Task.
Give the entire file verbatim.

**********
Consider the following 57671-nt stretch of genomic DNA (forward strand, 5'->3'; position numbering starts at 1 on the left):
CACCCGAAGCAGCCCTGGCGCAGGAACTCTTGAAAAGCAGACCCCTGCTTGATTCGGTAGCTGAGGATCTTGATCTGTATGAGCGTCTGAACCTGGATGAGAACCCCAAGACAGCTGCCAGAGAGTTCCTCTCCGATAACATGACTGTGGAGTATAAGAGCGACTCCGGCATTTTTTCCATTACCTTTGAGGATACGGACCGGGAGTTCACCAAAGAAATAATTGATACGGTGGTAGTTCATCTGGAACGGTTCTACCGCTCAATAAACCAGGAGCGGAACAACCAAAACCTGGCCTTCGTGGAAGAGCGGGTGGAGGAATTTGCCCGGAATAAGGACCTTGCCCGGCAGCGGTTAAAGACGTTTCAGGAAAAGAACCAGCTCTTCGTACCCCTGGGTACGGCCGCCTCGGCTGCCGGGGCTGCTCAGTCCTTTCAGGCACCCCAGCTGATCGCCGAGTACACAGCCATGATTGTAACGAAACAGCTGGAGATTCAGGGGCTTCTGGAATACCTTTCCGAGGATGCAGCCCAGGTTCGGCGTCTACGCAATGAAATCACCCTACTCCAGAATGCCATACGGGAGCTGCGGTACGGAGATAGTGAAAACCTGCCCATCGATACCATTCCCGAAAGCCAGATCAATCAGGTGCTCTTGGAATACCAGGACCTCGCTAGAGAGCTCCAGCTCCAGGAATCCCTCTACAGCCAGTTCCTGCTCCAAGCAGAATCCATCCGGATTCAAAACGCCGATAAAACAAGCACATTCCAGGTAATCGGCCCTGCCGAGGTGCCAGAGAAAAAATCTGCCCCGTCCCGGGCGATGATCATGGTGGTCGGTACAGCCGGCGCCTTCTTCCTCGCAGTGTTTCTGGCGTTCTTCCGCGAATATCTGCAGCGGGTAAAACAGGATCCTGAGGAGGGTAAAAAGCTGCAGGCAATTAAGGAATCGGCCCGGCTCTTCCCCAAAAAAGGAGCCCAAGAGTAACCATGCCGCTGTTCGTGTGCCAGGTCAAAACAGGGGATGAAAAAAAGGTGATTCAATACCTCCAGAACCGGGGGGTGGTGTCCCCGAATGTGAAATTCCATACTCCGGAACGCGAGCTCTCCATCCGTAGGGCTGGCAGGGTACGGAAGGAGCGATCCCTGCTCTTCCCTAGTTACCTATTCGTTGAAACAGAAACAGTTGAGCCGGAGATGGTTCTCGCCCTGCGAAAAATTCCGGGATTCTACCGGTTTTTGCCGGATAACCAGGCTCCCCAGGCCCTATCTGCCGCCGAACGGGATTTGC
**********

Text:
Consider the following 57671-nt stretch of genomic DNA (forward strand, 5'->3'; position numbering starts at 1 on the left):
CACCCGAAGCAGCCCTGGCGCAGGAACTCTTGAAAAGCAGACCCCTGCTTGATTCGGTAGCTGAGGATCTTGATCTGTATGAGCGTCTGAACCTGGATGAGAACCCCAAGACAGCTGCCAGAGAGTTCCTCTCCGATAACATGACTGTGGAGTATAAGAGCGACTCCGGCATTTTTTCCATTACCTTTGAGGATACGGACCGGGAGTTCACCAAAGAAATAATTGATACGGTGGTAGTTCATCTGGAACGGTTCTACCGCTCAATAAACCAGGAGCGGAACAACCAAAACCTGGCCTTCGTGGAAGAGCGGGTGGAGGAATTTGCCCGGAATAAGGACCTTGCCCGGCAGCGGTTAAAGACGTTTCAGGAAAAGAACCAGCTCTTCGTACCCCTGGGTACGGCCGCCTCGGCTGCCGGGGCTGCTCAGTCCTTTCAGGCACCCCAGCTGATCGCCGAGTACACAGCCATGATTGTAACGAAACAGCTGGAGATTCAGGGGCTTCTGGAATACCTTTCCGAGGATGCAGCCCAGGTTCGGCGTCTACGCAATGAAATCACCCTACTCCAGAATGCCATACGGGAGCTGCGGTACGGAGATAGTGAAAACCTGCCCATCGATACCATTCCCGAAAGCCAGATCAATCAGGTGCTCTTGGAATACCAGGACCTCGCTAGAGAGCTCCAGCTCCAGGAATCCCTCTACAGCCAGTTCCTGCTCCAAGCAGAATCCATCCGGATTCAAAACGCCGATAAAACAAGCACATTCCAGGTAATCGGCCCTGCCGAGGTGCCAGAGAAAAAATCTGCCCCGTCCCGGGCGATGATCATGGTGGTCGGTACAGCCGGCGCCTTCTTCCTCGCAGTGTTTCTGGCGTTCTTCCGCGAATATCTGCAGCGGGTAAAACAGGATCCTGAGGAGGGTAAAAAGCTGCAGGCAATTAAGGAATCGGCCCGGCTCTTCCCCAAAAAAGGAGCCCAAGAGTAACCATGCCGCTGTTCGTGTGCCAGGTCAAAACAGGGGATGAAAAAAAGGTGATTCAATACCTCCAGAACCGGGGGGTGGTGTCCCCGAATGTGAAATTCCATACTCCGGAACGCGAGCTCTCCATCCGTAGGGCTGGCAGGGTACGGAAGGAGCGATCCCTGCTCTTCCCTAGTTACCTATTCGTTGAAACAGAAACAGTTGAGCCGGAGATGGTTCTCGCCCTGCGAAAAATTCCGGGATTCTACCGGTTTTTGCCGGATAACCAGGCTCCCCAGGCCCTATCTGCCGCCGAACGGGATTTGC